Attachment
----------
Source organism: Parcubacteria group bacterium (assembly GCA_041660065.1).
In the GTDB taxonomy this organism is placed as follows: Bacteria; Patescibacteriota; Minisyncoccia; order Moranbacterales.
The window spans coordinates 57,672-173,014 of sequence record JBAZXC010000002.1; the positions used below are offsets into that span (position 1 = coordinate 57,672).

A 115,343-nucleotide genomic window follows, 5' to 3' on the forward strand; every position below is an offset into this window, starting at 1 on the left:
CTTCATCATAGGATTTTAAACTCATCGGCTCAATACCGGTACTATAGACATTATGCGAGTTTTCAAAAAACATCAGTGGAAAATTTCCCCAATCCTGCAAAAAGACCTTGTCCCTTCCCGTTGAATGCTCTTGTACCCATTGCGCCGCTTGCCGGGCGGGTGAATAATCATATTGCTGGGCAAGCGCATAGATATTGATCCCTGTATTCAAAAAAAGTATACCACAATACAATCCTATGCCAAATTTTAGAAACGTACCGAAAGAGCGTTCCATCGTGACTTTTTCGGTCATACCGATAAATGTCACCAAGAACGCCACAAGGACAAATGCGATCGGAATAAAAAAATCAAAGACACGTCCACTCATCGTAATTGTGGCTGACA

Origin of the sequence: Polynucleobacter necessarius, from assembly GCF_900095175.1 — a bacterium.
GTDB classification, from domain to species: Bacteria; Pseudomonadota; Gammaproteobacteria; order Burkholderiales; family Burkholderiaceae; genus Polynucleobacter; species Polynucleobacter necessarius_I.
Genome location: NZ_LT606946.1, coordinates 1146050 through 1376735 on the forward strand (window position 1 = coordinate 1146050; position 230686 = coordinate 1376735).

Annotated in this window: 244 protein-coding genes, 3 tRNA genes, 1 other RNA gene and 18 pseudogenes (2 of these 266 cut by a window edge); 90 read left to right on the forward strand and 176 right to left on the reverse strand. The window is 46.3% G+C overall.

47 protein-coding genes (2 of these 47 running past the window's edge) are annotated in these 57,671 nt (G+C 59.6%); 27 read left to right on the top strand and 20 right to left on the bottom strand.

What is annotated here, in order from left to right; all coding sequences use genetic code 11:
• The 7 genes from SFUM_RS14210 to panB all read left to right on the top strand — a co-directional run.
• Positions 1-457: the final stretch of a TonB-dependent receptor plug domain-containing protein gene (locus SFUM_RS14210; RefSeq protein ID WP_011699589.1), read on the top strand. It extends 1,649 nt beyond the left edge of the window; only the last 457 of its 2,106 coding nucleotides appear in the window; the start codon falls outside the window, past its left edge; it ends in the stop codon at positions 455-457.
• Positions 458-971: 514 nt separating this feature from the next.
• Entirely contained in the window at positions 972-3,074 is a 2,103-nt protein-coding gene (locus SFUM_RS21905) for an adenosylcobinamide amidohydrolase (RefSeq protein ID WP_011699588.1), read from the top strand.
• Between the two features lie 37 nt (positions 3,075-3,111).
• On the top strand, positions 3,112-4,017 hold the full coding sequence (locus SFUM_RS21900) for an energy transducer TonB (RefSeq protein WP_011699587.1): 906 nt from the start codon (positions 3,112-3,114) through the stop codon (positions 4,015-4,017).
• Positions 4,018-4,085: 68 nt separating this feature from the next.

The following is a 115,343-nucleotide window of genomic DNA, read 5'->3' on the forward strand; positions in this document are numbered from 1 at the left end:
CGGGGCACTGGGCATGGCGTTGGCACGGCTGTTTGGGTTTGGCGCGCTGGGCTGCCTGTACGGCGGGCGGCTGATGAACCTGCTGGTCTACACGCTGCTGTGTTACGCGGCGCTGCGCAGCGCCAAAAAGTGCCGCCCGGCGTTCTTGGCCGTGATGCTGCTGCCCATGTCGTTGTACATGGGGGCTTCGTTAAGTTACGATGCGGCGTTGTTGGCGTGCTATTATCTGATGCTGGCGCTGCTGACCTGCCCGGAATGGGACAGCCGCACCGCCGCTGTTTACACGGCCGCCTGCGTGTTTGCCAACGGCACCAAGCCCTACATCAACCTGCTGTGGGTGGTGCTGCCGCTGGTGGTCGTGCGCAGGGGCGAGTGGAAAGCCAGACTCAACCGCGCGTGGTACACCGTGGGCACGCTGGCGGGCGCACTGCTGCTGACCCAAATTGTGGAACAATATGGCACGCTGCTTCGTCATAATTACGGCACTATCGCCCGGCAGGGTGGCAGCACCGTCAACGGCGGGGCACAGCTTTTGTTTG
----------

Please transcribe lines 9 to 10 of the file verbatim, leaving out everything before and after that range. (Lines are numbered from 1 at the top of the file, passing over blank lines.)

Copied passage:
Annotated in this window: 244 protein-coding genes, 3 tRNA genes, 1 other RNA gene and 18 pseudogenes (2 of these 266 cut by a window edge); 90 read left to right on the forward strand and 176 right to left on the reverse strand. The window is 46.3% G+C overall.

47 protein-coding genes (2 of these 47 running past the window's edge) are annotated in these 57,671 nt (G+C 59.6%); 27 read left to right on the top strand and 20 right to left on the bottom strand.